June 26, 2012 By News Staff
In both the Northern and Southern hemispheres, during their respective late spring and early summer seasons, polar mesospheric clouds are at the peak of their visibility, according to NASA's Earth Observatory.
These clouds are visible from aircraft in flight, the International Space Station (ISS) and from the ground at twilight, and typically appear as delicate, shining threads against the darkness of space — hence their other names of “noctilucent” or “night-shining” clouds.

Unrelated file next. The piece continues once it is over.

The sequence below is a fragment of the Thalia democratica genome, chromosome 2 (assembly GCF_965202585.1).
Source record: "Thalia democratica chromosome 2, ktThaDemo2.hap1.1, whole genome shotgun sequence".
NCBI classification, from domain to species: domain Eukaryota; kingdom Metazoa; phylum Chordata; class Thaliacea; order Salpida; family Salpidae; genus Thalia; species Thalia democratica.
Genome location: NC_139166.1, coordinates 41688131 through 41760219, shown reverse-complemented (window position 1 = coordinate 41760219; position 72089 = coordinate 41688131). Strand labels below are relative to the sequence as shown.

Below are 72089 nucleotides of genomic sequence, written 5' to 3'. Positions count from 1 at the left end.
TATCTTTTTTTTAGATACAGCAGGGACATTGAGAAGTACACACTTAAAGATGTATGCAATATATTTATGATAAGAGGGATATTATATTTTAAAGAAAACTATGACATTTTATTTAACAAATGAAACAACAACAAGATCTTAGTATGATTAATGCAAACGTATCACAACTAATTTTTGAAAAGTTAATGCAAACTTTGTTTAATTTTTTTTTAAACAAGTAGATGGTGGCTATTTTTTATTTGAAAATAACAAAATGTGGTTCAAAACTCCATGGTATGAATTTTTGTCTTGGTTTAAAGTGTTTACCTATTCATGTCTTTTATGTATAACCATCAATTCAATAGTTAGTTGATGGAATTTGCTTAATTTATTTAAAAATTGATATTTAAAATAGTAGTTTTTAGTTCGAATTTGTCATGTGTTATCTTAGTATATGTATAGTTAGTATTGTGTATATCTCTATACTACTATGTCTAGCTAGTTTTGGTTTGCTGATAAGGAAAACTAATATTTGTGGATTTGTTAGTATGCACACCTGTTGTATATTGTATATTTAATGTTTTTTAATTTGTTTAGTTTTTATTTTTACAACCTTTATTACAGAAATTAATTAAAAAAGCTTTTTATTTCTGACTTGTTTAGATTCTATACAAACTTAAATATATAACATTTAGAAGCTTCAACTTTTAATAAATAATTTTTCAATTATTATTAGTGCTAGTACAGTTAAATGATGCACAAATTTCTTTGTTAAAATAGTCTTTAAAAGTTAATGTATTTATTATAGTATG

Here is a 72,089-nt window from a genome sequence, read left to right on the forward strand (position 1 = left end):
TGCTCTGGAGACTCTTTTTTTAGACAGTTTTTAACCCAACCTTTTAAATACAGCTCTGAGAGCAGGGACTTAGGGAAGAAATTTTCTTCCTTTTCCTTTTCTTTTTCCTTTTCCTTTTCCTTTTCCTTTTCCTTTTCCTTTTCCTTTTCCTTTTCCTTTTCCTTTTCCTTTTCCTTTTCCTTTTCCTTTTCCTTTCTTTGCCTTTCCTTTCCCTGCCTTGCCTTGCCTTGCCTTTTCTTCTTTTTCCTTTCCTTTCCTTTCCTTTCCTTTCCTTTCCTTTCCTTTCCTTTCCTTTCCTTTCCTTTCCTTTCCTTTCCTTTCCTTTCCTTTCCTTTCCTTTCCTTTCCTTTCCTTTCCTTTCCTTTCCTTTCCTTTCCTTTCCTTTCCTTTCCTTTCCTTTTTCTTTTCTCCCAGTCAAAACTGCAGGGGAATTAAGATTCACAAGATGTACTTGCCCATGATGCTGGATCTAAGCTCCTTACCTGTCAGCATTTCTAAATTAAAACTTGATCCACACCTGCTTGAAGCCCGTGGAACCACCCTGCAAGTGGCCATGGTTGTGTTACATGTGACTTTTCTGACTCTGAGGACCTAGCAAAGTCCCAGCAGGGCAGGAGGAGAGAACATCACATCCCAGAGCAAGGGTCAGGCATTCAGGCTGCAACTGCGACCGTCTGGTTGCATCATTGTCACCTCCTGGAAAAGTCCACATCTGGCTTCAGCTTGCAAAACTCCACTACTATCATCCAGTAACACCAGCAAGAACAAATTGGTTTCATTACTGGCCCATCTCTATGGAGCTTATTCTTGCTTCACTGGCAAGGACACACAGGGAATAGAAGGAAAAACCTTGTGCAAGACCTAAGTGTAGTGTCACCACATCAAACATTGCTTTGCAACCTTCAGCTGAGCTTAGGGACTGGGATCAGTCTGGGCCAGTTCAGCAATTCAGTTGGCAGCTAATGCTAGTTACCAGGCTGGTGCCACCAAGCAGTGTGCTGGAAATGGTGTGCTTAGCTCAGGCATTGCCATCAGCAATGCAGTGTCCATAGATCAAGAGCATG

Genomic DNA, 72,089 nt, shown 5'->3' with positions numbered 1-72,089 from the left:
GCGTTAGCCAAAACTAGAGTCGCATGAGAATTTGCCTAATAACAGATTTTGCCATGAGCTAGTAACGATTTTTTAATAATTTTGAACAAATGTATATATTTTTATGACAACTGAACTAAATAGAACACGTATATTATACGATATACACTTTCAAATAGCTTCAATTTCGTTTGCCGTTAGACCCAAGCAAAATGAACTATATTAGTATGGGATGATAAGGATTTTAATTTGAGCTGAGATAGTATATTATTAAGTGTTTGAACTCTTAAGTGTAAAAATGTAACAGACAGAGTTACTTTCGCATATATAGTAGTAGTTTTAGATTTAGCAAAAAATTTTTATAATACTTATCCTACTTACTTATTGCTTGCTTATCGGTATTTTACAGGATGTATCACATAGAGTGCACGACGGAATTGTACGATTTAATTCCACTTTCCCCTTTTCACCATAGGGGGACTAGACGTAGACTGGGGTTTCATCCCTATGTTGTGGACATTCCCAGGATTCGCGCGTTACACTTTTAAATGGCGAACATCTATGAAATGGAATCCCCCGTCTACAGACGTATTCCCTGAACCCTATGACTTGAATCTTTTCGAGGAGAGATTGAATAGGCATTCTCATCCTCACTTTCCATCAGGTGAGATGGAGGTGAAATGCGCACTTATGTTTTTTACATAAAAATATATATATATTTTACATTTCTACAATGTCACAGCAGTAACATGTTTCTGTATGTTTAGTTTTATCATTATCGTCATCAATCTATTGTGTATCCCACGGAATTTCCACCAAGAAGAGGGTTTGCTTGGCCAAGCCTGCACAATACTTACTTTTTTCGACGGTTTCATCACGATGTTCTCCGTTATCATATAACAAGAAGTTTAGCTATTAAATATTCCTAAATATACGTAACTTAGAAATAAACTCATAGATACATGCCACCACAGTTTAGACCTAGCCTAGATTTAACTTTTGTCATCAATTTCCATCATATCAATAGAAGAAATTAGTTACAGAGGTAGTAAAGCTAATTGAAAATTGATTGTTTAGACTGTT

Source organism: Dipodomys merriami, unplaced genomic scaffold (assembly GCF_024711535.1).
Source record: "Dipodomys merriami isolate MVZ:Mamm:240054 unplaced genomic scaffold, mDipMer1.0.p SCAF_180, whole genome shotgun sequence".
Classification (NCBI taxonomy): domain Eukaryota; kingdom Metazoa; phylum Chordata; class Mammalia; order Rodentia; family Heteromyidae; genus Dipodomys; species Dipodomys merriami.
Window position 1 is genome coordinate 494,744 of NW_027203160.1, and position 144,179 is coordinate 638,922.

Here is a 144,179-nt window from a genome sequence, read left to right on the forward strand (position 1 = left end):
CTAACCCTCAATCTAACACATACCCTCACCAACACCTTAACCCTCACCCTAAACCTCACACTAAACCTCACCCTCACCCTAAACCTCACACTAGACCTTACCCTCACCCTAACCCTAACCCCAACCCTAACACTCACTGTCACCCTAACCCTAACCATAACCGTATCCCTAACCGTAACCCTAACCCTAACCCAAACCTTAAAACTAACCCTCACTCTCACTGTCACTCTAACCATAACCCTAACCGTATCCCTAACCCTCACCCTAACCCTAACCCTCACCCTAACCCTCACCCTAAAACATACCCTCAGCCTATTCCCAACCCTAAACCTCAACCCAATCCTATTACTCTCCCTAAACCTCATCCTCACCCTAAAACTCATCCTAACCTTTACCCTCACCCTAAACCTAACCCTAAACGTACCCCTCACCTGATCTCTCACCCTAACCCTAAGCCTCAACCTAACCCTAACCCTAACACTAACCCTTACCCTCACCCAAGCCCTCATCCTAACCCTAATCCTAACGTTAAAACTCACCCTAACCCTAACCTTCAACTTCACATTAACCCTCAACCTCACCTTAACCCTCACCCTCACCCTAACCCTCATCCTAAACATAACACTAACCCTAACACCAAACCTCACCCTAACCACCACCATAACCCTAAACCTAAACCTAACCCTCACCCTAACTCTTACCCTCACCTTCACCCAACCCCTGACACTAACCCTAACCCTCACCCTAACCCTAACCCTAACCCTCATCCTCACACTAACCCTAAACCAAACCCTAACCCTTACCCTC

These clouds are rare, but the chances of seeing them are increasing because they're forming more frequently and becoming brighter, according to Matthew DeLand, an atmospheric scientist with Science Systems and Applications Inc. and NASA's Goddard Space Flight Center who has been studying them for 11 years.
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